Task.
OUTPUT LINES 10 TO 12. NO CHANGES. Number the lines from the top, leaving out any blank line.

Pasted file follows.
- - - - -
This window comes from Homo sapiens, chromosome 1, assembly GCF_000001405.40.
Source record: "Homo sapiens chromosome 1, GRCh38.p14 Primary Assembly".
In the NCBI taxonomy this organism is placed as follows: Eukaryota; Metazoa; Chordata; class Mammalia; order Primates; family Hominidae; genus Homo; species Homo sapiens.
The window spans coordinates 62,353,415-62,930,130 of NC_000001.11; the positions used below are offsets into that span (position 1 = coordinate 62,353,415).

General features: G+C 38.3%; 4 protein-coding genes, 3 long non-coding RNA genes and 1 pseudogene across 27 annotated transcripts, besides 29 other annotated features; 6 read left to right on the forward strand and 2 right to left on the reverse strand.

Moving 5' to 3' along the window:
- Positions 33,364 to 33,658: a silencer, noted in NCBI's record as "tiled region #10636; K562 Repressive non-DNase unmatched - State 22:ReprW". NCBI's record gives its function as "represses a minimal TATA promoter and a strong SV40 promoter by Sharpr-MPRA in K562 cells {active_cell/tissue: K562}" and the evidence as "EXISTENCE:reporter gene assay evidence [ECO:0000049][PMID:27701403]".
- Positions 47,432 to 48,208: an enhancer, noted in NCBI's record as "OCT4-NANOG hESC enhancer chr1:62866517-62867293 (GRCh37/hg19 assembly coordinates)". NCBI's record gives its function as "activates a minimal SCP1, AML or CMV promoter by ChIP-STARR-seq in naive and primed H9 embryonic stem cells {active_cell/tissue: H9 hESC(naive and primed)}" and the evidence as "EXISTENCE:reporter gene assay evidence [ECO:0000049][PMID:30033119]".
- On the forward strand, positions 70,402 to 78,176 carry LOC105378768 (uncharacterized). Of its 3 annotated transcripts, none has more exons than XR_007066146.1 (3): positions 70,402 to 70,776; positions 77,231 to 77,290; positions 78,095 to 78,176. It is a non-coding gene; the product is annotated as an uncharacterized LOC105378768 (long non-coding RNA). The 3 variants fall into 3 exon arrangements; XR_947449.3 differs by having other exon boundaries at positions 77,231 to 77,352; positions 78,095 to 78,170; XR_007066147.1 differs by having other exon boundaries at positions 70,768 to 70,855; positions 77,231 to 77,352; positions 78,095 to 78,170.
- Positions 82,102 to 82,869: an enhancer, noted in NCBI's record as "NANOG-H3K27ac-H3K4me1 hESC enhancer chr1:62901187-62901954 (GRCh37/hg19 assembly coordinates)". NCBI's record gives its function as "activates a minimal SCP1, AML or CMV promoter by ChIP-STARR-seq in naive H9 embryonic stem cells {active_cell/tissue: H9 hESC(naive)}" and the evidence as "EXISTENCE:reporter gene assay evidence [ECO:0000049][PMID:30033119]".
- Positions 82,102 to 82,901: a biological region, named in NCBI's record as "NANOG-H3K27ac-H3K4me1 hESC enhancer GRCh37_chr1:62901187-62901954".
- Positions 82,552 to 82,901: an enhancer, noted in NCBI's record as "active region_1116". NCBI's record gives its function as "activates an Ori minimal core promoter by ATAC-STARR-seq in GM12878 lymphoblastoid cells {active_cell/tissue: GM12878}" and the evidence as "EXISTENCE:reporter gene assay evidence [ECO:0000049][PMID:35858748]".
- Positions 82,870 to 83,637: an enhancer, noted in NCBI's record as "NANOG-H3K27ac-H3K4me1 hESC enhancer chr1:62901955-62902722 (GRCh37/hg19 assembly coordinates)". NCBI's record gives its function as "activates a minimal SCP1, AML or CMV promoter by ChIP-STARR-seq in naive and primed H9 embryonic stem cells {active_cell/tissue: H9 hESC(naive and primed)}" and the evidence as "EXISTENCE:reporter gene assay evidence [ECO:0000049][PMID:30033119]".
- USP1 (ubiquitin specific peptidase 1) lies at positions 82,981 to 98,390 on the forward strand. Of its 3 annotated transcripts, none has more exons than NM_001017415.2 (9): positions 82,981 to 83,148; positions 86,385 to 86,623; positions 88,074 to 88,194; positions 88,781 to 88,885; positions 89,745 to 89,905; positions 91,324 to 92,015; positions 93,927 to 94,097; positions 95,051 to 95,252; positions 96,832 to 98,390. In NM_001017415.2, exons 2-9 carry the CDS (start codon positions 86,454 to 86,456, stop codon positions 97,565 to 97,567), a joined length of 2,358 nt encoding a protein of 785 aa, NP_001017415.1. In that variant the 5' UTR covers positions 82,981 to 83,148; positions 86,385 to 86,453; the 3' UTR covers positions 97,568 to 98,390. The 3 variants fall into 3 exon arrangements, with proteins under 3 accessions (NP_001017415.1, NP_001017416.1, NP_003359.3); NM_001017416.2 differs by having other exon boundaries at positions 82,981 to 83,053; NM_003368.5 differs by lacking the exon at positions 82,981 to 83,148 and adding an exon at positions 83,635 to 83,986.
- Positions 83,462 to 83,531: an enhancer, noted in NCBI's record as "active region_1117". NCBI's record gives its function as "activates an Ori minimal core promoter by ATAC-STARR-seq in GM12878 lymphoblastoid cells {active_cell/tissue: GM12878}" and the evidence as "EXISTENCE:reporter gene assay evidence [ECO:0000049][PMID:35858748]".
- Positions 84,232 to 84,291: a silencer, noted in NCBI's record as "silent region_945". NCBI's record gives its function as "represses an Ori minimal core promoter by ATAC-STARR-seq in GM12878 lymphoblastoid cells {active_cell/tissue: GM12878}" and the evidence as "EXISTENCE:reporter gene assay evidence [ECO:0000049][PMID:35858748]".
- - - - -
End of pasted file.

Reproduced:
- Positions 82,102 to 82,869: an enhancer, noted in NCBI's record as "NANOG-H3K27ac-H3K4me1 hESC enhancer chr1:62901187-62901954 (GRCh37/hg19 assembly coordinates)". NCBI's record gives its function as "activates a minimal SCP1, AML or CMV promoter by ChIP-STARR-seq in naive H9 embryonic stem cells {active_cell/tissue: H9 hESC(naive)}" and the evidence as "EXISTENCE:reporter gene assay evidence [ECO:0000049][PMID:30033119]".
- Positions 82,102 to 82,901: a biological region, named in NCBI's record as "NANOG-H3K27ac-H3K4me1 hESC enhancer GRCh37_chr1:62901187-62901954".
- Positions 82,552 to 82,901: an enhancer, noted in NCBI's record as "active region_1116". NCBI's record gives its function as "activates an Ori minimal core promoter by ATAC-STARR-seq in GM12878 lymphoblastoid cells {active_cell/tissue: GM12878}" and the evidence as "EXISTENCE:reporter gene assay evidence [ECO:0000049][PMID:35858748]".